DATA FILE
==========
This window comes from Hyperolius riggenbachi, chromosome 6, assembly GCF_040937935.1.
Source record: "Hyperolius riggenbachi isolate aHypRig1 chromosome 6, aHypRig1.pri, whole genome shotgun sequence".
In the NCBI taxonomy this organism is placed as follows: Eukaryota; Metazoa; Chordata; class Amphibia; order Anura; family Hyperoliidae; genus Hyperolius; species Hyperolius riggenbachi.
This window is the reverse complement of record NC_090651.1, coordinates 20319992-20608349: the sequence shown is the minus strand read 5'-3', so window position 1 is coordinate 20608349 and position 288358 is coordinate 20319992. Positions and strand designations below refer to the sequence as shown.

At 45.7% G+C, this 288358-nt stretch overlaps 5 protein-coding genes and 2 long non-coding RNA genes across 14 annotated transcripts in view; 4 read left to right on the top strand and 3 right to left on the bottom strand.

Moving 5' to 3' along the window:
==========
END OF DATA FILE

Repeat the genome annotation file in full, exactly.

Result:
This window comes from Hyperolius riggenbachi, chromosome 6, assembly GCF_040937935.1.
Source record: "Hyperolius riggenbachi isolate aHypRig1 chromosome 6, aHypRig1.pri, whole genome shotgun sequence".
In the NCBI taxonomy this organism is placed as follows: Eukaryota; Metazoa; Chordata; class Amphibia; order Anura; family Hyperoliidae; genus Hyperolius; species Hyperolius riggenbachi.
This window is the reverse complement of record NC_090651.1, coordinates 20319992-20608349: the sequence shown is the minus strand read 5'-3', so window position 1 is coordinate 20608349 and position 288358 is coordinate 20319992. Positions and strand designations below refer to the sequence as shown.

At 45.7% G+C, this 288358-nt stretch overlaps 5 protein-coding genes and 2 long non-coding RNA genes across 14 annotated transcripts in view; 4 read left to right on the top strand and 3 right to left on the bottom strand.

Moving 5' to 3' along the window: